A Guide to M&A In The Title Industry

The merger & acquisition (M&A) trend in the title industry is showing no signs of slowing down. In fact, industry experts are predicting an increase in acquisition activity throughout 2018 and 2019. Past deals in the title industry have included private equity firms investing in the industry, acquisitions of underwriters and title companies by other underwriters, title companies purchasing their competitors, and insurers making deals to broaden their offerings. We at ProsperitasForward are very involved with this part of the industry, having designed and implemented multi-million dollar mergers. Based on our experience, we can offer a few guidelines for those wanting to learn more about how M&A works in the title industry and some of the reasons why companies buy and sell.

Why Sell?

There are a number of reasons why title agencies sell their company. It’s only good business sense to have an exit strategy. Title agency owners are often approaching retirement age. Owners who hope to retire soon will find economic benefit in selling their company. Why not capitalize on a lifetime of hard work and relationship building?

Running a small title agency can be extremely intimidating and risky. The horde of risks include wire fraud, escrow losses, and potential title claims. Each new deal comes with a possibility of doing damage to your company. The cost to mitigate the risk of frauds like wire fraud can imperil an agency’s financial viability. Moreover, insurance doesn’t guarantee protection since they will often find any reason not to pay. To illustrate, in a socially-induced wire fraud situation, the cyber theft insurer may say that your system was not hacked and that you should call your E&O insurer. The E&O insurer may then tell you the loss should go to the cyber theft insurer. It essentially turns into an endless cycle of deferring responsibility.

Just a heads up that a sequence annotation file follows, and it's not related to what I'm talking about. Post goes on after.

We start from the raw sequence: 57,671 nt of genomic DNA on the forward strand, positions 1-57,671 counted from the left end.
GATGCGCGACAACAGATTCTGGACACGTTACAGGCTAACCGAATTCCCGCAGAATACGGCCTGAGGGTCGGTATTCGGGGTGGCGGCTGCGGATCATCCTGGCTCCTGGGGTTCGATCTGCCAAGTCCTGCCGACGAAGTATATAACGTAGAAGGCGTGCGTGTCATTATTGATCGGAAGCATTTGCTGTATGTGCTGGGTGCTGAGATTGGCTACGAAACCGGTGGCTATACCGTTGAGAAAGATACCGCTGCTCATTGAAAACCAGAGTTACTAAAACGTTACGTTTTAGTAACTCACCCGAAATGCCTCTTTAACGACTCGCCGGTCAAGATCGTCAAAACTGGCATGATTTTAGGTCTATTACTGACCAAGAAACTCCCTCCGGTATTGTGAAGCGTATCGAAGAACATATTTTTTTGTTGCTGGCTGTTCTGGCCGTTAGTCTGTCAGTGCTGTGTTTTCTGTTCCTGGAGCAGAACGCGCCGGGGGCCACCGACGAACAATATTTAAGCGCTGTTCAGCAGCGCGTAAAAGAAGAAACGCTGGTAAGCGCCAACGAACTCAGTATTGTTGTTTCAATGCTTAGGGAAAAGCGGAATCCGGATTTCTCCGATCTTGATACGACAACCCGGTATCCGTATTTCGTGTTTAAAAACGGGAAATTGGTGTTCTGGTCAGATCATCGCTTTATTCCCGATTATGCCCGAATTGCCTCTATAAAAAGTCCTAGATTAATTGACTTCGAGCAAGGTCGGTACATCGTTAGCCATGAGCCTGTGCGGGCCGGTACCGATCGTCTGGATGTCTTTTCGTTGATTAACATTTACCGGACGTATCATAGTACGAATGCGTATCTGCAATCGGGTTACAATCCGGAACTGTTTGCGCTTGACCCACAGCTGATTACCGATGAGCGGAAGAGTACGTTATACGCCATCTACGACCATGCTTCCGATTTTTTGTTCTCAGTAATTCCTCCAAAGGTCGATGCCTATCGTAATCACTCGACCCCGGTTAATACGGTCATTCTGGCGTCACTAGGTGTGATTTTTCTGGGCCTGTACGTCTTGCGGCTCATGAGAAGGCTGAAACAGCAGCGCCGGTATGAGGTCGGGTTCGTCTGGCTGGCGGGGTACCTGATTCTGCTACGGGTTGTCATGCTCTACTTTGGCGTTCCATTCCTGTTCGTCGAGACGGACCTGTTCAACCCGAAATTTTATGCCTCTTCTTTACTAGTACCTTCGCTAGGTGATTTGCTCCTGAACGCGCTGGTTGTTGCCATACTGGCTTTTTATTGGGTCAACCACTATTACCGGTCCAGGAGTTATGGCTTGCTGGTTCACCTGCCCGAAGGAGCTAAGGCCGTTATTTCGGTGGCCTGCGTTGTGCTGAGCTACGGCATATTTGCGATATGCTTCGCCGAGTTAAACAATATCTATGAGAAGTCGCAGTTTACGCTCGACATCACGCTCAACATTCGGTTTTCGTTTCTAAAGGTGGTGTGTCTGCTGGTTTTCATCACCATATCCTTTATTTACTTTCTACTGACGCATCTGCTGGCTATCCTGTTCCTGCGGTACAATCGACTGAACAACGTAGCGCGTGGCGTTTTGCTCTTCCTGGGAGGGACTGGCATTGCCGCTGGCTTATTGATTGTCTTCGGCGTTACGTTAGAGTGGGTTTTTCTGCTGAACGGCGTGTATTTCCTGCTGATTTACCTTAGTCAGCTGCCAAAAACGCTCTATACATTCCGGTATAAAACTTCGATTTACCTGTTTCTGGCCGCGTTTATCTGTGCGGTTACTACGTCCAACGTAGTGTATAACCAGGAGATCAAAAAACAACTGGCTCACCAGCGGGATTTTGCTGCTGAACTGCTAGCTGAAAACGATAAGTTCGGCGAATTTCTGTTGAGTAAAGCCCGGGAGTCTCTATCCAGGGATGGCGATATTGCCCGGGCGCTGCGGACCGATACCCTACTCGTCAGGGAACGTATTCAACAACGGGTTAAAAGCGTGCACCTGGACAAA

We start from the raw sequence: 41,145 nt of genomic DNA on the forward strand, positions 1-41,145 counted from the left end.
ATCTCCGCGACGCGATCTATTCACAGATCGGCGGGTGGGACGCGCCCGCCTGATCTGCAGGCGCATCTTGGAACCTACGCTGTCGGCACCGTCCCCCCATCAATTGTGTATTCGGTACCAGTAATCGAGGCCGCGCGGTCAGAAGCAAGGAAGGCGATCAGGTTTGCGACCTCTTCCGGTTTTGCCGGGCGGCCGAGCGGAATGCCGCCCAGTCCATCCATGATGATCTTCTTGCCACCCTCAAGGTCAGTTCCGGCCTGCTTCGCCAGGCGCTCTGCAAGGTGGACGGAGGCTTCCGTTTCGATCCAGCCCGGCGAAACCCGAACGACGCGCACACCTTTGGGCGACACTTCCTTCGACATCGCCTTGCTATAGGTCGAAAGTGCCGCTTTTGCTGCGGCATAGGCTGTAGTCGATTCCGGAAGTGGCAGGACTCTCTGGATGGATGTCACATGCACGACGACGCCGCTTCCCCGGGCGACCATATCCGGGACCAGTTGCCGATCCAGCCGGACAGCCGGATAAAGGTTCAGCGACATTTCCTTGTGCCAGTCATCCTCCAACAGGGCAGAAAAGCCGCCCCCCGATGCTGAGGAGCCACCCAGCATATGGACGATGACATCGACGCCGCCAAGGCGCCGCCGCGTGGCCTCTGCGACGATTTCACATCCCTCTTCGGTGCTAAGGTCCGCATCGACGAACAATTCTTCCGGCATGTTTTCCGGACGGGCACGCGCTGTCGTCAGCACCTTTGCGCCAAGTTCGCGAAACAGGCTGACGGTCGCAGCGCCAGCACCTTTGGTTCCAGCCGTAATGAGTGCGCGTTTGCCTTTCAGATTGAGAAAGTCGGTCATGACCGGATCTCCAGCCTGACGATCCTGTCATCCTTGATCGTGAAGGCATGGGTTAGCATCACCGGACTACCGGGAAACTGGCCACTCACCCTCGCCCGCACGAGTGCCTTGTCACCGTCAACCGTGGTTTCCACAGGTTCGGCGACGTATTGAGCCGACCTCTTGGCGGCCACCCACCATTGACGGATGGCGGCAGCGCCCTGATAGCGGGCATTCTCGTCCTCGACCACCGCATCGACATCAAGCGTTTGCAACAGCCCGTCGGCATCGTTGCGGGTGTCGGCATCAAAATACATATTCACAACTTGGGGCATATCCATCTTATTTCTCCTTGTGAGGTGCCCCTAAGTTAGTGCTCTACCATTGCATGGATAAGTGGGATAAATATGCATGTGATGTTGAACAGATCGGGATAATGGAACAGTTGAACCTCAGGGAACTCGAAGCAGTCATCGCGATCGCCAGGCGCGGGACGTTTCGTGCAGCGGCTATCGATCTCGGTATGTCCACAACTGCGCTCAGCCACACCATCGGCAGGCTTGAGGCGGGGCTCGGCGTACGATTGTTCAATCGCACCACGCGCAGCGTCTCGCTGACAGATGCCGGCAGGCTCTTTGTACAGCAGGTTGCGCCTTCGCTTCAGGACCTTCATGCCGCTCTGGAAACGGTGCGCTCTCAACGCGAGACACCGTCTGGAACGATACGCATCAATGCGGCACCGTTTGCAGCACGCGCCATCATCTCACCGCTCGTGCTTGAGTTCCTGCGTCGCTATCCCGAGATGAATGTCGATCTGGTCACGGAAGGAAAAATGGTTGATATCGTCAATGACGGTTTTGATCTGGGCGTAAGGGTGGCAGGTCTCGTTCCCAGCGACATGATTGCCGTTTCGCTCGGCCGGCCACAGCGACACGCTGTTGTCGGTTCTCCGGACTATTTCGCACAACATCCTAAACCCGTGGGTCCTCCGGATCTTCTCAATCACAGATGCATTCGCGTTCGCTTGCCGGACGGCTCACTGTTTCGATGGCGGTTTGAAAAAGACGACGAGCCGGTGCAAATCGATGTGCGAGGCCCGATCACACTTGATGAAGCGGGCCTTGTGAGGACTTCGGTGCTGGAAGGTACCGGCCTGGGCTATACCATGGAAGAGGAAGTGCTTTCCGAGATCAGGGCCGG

An inconvenient truth in the title workplace is that employee loyalty is rare. Even if you believe you have a great relationship with your employees, often times they’re only concerned about money, and the ‘relationship’ is truthfully nothing beyond the fact that you sign one side of the check and they sign the other. Employees have a tendency to drive owners crazy, making a good case for selling the company. Not having to deal with employees anymore is one of the biggest drivers for sales of title agencies.

Lastly, some title agencies can’t always hold their own against the larger, more developed companies. Large companies can often process the same deals as smaller companies far more efficiently. This is because they have access to technology, resources, and knowledge unavailable or unattainable to smaller companies.

Why Buy?

It is important to note that the reason for buying varies among different sized agencies. According to an M&A trends report from Deloitte, the top driver of M&A deals is the acquisition of technology assets. 20% of the respondents to their survey stated that this was the main reason they followed through with a deal. The next driver was the expansion of customer bases in existing markets, with 19% of respondents citing that as their primary reason. Rounding out the top three drivers is the chance to expand or diversify product and services, with 16% stating that as the motivation to buy.

Mergers make sense as well. We have seen numerous companies consolidate. This works well by eliminating duplicate infrastructure, thereby adding value.

One plus one equals three. Often times, the acquiring entity has a fixed cost infrastructure that may not be fully utilized, so that adding incremental volume only increases their revenue while not increasing their cost base. This is especially true right now for shops that were refi or default focused, who may struggle with how to fill their excess capacity.